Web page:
The Essence Of Core Rinzai Zen

It has taken me some years to understand what Rinzai Zen is. In what follows, I’d like to outline the essence of what I’m calling “core Rinzai Zen.”

I. Expression of Rinzai Zen’s Essence

Consider these quotes from a Chan (Chinese Zen) master and a Buddhist philosopher:

Guishan Lingyou (Chan master, 771-853): “Inquire exhaustively into the Dharma Principle, / Take awakening as your standard.”

Masao Abe (Japanese Buddhist philosopher, 1915-2006): Zen is “direct pointing at man’s Mind.”

Rinzai Zen is a religion whose sole purpose is to be a vehicle for the practitioner who yearns to wake up to man’s essential nature. That’s it!

Guishan Lingyou pithily alludes to how.

II. Warrior Spirit, Gentle Heart

Two dispositions are often jammed together when we hear about Rinzai Zen. One I’ll call “the warrior spirit,” the other “the gentle heart.”

Rinzai Zen teachers harangue their students, urging them to take with the utmost seriousness the great matter of birth and death. Here, to underscore this point, is one Zen chant: “Life and death are of grave importance / impermanent and swift. / Wake up all of you! Do not waste your life!”

From this point of view, it is vitally important to keep rousing oneself to remember what is at stake: to awaken to Buddha nature. Thus what is roused is the warrior spirit, whose purpose is to ensure (as I’ll come to shortly) that one keeps the koan vibrantly alive and that one keeps coming to zazen (seated practice) with a sense of urgency, freshness, and, perhaps above all, resolve.

Yet Rinzai Zen is completely misunderstood if it’s thought that it is immensely effortful, if it’s presumed that one is going to “push through” to enlightenment. Not so! In fact, completely off the mark! When seated in zazen, one must, rather, give oneself over to the gentle heart and rest fully into being. So resting, one quiets seeking mind, for it is seeking mind that continually turns one away from what is already here, always already underfoot.

The warrior spirit ensures that there is resolve and enthusiasm while the gentle heart enables one, in ways that are loosely akin to yin yoga, to relax every fiber of one’s being.

III. The Practice (1): Zazen

Unlike other traditions like Advaita Vedanta, Zen, at least initially, privileges the pretzeled seated position above the other three modes (walking, standing, and lying down). Unlike more intellectual approaches, Zen believes that study and argumentation can actually exacerbate “discriminating” or “discursive” mind.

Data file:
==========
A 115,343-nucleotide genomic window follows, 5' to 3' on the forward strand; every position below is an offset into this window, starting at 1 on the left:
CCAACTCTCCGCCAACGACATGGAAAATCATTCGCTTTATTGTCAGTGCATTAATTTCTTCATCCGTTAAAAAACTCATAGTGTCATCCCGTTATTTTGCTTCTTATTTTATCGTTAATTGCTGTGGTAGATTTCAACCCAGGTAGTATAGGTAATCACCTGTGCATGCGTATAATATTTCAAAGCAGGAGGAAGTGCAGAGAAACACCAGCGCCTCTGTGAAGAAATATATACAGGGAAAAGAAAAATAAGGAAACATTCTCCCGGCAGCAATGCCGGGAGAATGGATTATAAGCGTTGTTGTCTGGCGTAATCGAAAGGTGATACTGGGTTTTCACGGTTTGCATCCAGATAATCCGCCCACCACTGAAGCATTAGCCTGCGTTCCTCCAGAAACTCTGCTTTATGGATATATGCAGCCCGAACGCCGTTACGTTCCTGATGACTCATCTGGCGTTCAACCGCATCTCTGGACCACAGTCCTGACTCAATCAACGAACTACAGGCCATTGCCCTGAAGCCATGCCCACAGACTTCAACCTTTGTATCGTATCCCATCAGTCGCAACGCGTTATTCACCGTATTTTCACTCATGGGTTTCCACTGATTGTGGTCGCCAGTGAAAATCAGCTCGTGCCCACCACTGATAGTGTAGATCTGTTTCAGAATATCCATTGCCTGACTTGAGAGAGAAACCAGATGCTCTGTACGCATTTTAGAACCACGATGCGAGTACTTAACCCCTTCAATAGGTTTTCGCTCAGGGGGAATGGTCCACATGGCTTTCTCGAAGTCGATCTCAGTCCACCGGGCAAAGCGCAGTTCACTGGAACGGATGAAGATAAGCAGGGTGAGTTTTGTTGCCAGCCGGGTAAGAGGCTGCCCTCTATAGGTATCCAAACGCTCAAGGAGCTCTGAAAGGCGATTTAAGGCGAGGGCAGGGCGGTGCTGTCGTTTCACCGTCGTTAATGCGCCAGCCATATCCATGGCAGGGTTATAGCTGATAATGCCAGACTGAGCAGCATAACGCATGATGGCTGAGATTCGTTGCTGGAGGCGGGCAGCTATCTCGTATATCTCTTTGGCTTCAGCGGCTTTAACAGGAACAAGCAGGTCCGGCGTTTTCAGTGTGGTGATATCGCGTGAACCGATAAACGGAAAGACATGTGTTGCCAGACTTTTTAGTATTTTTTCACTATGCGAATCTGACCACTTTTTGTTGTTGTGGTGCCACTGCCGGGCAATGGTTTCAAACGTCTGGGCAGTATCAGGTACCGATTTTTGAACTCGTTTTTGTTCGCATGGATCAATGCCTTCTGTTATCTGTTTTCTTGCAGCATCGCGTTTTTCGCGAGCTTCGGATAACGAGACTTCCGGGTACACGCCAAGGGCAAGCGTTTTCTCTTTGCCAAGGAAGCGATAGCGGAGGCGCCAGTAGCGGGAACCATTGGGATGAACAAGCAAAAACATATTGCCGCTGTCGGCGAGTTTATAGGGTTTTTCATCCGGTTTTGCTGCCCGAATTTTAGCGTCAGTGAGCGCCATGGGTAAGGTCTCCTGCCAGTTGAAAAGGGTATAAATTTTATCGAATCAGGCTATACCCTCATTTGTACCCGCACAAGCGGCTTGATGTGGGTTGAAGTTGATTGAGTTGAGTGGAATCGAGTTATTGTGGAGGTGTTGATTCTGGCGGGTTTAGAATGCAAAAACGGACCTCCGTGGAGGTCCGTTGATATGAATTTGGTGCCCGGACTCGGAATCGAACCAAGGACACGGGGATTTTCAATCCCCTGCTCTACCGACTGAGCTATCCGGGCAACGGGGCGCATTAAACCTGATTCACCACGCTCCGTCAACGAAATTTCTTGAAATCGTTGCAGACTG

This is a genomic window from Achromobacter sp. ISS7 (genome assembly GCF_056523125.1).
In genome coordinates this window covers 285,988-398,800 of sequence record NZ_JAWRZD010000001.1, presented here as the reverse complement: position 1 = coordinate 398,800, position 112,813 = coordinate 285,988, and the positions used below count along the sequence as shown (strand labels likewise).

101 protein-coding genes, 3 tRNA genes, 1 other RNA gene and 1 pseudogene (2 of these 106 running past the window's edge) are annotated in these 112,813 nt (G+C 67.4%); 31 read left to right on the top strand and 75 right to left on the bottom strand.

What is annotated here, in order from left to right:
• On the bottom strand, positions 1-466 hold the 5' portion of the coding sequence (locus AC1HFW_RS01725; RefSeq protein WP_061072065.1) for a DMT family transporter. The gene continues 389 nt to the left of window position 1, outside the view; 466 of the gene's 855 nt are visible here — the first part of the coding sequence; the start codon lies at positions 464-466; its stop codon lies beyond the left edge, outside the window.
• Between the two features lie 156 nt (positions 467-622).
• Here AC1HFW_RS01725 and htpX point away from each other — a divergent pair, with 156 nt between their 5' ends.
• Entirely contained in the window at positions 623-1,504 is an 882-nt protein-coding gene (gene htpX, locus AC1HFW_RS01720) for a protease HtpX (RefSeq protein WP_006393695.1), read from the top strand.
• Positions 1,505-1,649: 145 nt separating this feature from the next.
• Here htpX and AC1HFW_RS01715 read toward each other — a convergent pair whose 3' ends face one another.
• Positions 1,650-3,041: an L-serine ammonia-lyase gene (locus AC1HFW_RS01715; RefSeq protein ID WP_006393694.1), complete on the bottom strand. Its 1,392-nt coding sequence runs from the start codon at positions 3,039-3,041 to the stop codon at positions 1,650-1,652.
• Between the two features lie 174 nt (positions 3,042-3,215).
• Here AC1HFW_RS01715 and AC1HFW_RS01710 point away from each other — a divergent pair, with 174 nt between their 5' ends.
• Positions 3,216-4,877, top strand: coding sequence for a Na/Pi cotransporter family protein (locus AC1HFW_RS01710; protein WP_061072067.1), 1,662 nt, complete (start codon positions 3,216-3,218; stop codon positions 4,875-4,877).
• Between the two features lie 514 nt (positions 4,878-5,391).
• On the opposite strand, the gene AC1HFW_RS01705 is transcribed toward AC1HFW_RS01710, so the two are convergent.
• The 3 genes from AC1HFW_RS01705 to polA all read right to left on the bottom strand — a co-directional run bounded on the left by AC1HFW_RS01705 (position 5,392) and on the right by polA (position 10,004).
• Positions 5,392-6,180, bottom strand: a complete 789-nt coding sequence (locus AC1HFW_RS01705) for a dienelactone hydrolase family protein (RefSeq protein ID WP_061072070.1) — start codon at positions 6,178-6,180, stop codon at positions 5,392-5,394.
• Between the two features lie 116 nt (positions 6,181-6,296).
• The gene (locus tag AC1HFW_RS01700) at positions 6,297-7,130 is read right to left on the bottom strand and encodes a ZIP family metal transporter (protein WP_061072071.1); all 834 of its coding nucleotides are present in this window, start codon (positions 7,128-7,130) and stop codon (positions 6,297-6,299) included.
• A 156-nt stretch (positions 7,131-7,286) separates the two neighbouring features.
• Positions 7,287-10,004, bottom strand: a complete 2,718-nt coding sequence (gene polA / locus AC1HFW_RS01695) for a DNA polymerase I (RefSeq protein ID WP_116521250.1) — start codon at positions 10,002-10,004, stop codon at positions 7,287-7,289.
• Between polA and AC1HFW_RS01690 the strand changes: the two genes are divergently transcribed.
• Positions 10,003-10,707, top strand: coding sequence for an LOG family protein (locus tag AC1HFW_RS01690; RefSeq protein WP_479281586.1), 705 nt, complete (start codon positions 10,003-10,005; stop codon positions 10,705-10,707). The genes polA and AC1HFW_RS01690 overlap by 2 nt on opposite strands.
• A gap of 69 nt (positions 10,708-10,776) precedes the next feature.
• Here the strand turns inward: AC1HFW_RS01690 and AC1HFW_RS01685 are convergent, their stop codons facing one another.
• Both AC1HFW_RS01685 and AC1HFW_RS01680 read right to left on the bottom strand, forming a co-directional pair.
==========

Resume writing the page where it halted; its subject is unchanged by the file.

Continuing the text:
It should be said that it’s not true that there is no room for study of, say, the Diamond Sutra in Zen. But what should be emphasized is that Zen cares so deeply about seated meditation just because the latter seems to be, for those of a certain constitution, the best “laboratory” in which one can very deeply explore the true nature of reality. My experience with sitting confirms this privileging or weighting. When the body is very still and the breathing regular, the investigation can really go deep–especially when zazen is done over and over again as it is true when one is on sesshin.

IV. The Practice (2): Koan

Essentially, a koan is a question that the discriminating mind cannot answer. The koan is in a virtuous circle with the warrior spirit: the more the koan has “flavor” (as one Chan master put it), the more the warrior spirit is roused; the more the warrior spirit is roused, the more the koan takes on a greater sense of mystery, presentness, and unavoidability.

The point of the koan, which could be said to be a “hyped-up” version of self-inquiry (Ramana Maharshi), is to stop seeking mind in its tracks and thus to reveal–right here–no-self to itself. (There are other points to koan; the first point, however, is to allow one to wake up. See, again, I. above.)

The koan is usually freshest during zazen. In fact, zazen and the koan come to be experienced as one and the same.

V. Ripening (3): Guidance from a Teacher

As I understand it, until one has ripened, one may not need to seek out a teacher. By “ripening,” I mean, in the very least, that one is able to maintain a state of samadhi.

At which point, we encounter what is a rather unique feature of Rinzai Zen: the one-on-one with the teacher.

In such encounters, the teacher is not there to do anything but belie the efforts of the discriminating mind, frustrate the ego-self looking for recognition, challenge the student to see where the practice is really at, and point to the nameless absolute. One-on-ones are not for the faint of heart not because the teacher is mean or hardhearted but because he or she, out of compassion, shall not provide the student with any consolation. What the teacher cares about is to help the student realize his or her true nature. That’s it!

VI. Putting It All Together

Rinzai Zen is a direct path to awakening. It draws those who have warrior spirits and requires those to sit with gentle, feminine hearts (call this a yin/yang dynamic, if you’d like). It affirms the centrality of the “psychotechnology” called zazen, citing, as evidence, not only Gotama’s waking up beneath bodhi tree but also, and more importantly, the direct experience of each practitioner. It utilizes the koan (or, indeed, multiple koan) as a tool or device to keep raising the temperature on the practitioners. And it places great value on the direct, immediate, sometimes intense encounter between student and teacher.

To put the matter incorrectly yet perhaps not unhelpfully, Rinzai Zen makes enlightenment into an obsession, into the singular focus of one’s life.